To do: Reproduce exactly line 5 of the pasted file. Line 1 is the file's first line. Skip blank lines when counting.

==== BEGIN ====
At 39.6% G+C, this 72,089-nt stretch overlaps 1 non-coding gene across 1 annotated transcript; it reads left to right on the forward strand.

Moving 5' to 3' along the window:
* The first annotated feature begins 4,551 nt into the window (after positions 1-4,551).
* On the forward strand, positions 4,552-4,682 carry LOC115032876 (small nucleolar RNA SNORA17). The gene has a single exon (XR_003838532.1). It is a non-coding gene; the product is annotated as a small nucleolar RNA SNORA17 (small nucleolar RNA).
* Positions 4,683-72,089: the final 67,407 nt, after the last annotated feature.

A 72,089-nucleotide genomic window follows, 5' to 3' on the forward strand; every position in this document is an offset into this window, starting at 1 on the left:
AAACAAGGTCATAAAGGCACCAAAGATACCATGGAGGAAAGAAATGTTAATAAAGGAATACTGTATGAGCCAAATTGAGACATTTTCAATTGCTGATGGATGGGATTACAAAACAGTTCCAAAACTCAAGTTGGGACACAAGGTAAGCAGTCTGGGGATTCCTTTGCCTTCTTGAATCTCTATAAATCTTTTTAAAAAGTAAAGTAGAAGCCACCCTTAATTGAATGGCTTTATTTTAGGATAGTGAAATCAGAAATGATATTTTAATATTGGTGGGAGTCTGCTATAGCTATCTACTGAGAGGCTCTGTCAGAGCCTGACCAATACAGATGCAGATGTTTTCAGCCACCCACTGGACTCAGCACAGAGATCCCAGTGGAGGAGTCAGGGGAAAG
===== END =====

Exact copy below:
* Positions 4,683-72,089: the final 67,407 nt, after the last annotated feature.